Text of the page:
Anyway, I sniffed and I looked and I listened. And then I heard it: a strange grunting sound. And my bed was shaking again. I had no choice but to open my other eye and put my other ear into service.
I scanned the area from horizon to horizon and suddenly realized that there was something in my bed—something small, white, short-haired, and stub-tailed.
“Get out of my bed.”
“What?” He lifted his head and stared at me. His eyes were out of focus. “Hank, is that you?”
“Who else would be in my bed at this hour?”
“I don’t know. Oh Hank, I had a terrible dream!”
“You’re fixing to have a genuine nightmare if you don’t get your carcass out of my bed.”
“I dreamed we had snow on the ground and it was bitter cold and I was freezing and . . .” He looked around. “Oh my gosh, my dream’s come true.”
“This is your lucky day, son. Now scram.”
He raised up and stood there shivering. “Oh Hank, I’m so cold and miserable! Let me stay in bed with you where it’s warm.”
“No dice. Did you know that you grunt in your sleep?”
He stared at me. “Grunt?”
“That’s right. You’re worse than a bunch of hogs. A guy can’t sleep with all that nonsense going on in his bed.”
“No, that wasn’t me, Hank, honest it wasn’t. I woke up in the night and I could have sworn I saw,” he rolled his eyes around and dropped his voice to a whisper, “a bunch of hogs—right over there!”
“Do you expect me to believe that?” He nodded. I chuckled. “Well, I’ve got news for you, Drover. I don’t believe anything I hear and only half of what I see, so there’s very little chance that I’ll swallow your story.”
“Well, okay. Sure was a good one though.”
“I’m sure it was. Now, if you’ll just . . . were they wild hogs or domestic?”
“Nonsense. We don’t have wild hogs around here. What makes you think they were wild?”
“Well, they had big long white things . . .”
“We call them tusks. Go on.”
“And wicked red eyes . . .”
“Hm. Keep going.”
“And four legs . . .”
“That fits.”
“And they were grunting, Hank.”
“Wait a minute, hold it. They were grunting?”
“Yeah, they sure were. Does that mean anything?”
“Possibly so, Drover, but before we jump to any hasty conclusions, I have one last question. It is possible that they released a type of odor from their musk glands that smelled exactly like diesel fuel?”
He rolled his eyes. “I think maybe they did, Hank, I’m almost a hundred percent sure they did.”
“Well, there we are, Drover. Now that I’ve managed to drag the testimony out of you, what we have here is the Case of the Wild Hogs.”
“Wild hogs! Oh my gosh!”
“Yes indeed. They’re armed with enormous tusks and extremely dangerous. You ever go one-on-one against a wild hog?”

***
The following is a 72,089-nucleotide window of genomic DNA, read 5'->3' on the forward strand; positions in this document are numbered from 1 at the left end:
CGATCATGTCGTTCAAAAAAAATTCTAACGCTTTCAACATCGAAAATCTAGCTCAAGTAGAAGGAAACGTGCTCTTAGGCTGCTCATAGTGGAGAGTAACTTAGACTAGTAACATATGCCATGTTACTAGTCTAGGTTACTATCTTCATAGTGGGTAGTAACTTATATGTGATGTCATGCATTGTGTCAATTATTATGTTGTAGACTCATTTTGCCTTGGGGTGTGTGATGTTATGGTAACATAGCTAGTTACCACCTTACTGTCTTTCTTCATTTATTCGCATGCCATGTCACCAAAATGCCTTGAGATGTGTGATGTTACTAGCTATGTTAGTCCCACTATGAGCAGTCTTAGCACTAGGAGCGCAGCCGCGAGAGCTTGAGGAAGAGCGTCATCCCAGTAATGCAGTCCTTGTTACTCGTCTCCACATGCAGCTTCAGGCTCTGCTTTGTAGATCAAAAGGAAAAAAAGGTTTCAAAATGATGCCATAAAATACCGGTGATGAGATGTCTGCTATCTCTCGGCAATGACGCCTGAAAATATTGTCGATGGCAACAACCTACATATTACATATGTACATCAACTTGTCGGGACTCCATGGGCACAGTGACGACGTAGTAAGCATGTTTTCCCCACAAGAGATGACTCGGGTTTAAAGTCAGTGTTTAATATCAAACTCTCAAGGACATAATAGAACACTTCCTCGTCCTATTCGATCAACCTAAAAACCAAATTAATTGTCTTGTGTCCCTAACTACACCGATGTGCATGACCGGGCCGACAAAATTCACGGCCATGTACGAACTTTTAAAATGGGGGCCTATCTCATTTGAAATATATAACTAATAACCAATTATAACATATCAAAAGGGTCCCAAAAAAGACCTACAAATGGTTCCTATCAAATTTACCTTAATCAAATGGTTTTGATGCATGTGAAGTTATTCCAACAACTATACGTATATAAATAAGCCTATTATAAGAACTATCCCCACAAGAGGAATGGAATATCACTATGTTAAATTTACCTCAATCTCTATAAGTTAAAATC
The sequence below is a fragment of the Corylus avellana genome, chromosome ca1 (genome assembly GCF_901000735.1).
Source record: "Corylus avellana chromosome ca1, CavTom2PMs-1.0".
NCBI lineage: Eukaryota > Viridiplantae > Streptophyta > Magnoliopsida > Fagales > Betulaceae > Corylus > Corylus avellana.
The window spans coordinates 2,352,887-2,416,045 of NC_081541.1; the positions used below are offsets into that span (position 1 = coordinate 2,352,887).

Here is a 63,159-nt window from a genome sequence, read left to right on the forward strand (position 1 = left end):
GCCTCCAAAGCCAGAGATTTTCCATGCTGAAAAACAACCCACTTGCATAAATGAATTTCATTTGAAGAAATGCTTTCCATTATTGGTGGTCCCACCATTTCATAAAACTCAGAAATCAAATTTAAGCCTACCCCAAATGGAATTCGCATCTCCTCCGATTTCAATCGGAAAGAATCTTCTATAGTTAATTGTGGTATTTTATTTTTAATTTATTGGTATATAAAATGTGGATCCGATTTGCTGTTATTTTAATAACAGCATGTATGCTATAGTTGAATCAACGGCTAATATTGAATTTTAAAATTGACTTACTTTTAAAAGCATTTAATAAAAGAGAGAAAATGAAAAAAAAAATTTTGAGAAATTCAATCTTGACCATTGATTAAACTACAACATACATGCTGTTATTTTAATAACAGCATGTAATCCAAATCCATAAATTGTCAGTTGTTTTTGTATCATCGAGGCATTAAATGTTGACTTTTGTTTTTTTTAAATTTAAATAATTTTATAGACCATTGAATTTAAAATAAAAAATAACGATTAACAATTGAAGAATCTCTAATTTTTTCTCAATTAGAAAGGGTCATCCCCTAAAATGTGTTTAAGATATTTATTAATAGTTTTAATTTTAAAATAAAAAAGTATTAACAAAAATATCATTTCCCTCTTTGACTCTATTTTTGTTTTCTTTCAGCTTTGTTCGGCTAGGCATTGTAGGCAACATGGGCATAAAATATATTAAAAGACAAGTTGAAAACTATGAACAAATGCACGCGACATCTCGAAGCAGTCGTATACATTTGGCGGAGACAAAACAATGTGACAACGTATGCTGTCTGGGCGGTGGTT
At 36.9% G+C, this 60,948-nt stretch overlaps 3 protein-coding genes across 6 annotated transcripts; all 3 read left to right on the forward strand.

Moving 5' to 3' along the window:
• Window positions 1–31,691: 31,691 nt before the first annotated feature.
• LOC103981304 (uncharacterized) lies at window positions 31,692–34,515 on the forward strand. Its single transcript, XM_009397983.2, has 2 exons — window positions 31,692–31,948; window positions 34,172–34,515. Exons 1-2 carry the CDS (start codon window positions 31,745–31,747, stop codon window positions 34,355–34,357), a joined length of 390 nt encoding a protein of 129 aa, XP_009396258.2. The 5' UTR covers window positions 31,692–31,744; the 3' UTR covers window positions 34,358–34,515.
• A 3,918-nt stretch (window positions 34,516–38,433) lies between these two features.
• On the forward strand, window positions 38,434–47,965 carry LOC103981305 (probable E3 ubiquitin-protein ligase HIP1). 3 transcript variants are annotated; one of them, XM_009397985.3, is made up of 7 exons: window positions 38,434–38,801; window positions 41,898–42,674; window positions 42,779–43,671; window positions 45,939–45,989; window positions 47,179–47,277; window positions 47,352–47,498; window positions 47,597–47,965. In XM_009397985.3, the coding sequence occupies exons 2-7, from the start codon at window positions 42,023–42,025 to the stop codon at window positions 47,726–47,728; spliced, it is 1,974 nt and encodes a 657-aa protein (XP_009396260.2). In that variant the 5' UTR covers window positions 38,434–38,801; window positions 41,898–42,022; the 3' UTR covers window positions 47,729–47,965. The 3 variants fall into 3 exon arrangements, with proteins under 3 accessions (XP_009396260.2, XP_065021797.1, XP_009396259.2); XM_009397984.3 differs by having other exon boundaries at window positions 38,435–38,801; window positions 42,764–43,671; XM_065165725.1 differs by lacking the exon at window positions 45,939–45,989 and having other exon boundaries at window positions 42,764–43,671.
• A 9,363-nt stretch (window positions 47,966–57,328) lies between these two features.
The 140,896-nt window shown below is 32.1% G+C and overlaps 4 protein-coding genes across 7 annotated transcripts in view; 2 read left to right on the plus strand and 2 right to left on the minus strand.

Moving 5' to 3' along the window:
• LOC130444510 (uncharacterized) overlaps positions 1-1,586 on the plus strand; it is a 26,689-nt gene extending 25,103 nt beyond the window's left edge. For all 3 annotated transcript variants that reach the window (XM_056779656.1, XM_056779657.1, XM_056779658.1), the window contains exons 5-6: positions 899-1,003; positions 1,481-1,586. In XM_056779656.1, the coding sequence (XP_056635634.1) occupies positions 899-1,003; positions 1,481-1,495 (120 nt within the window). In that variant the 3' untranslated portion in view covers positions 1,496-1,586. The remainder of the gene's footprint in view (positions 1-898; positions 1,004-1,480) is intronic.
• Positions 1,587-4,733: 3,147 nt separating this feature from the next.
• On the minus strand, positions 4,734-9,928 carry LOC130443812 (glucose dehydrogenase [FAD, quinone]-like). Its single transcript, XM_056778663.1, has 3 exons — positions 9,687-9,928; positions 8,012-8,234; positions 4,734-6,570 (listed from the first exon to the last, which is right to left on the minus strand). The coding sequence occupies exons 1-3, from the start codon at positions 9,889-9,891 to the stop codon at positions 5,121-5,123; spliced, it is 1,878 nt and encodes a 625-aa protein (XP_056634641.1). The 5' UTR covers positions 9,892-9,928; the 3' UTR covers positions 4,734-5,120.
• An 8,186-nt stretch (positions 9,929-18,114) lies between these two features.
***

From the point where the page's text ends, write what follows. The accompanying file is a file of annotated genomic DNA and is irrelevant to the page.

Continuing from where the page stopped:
“Heck no.”
“Well, let me tell you, they’re bad mocus. They can rip your guts out with one slash. They can chew your ears off with one bite. They’re fast, they’re quick, they’re utterly heartless.”
“Our first objective is to find out what they’re doing on this ranch without permission. Our second objective is to run ’em off the ranch without getting ourselves cut up into a dozen pieces.”
“What are we gonna do?”
“I just happen to have a plan.”
“Thank goodness!”
“If you’ll shut your little yap and let me finish.”
I drew out the battle plan in the snow. “We’re here at Point Abel. Over here we have Point Baker and over here Point Charlie. As you can see, the three points form a triangle.”
“I’ll proceed to Point Baker, over here, and then sneak over to Point Charlie, right here. We’d best hold you in reserve here at Point Abel.”
“You mean . . . I have to stay here and guard the gunnysacks? You won’t let me get out in the snow?”
“That’s correct. When it comes to tracking wild hogs, we use only the first string.”
“Oh drat.”
“If you see anything suspicious, sound the alarm. You got all that?” He nodded. “All right, that covers it. Good luck. I’ll be in communication.”
At that moment, I spotted Pete the Barncat up by the yard fence. He rubbed up against the corner post and he was purring like a little motor-boat.
How do you suppose a cat does that? I’ve tried it a hundred times and I’ve never been able to purr.
I loped up the hill to check him out.
“Morning, Hankie. Did you find any monsters in the night?”
“Funny you should ask. As a matter of fact, yes, and I’ve got some questions for you.”
“Oh good. I just love to answer questions.”
“Number one, did you see any wild hogs around here in the early morning hours?”
“Hmmm, wild hogs. How many?”
“I don’t know,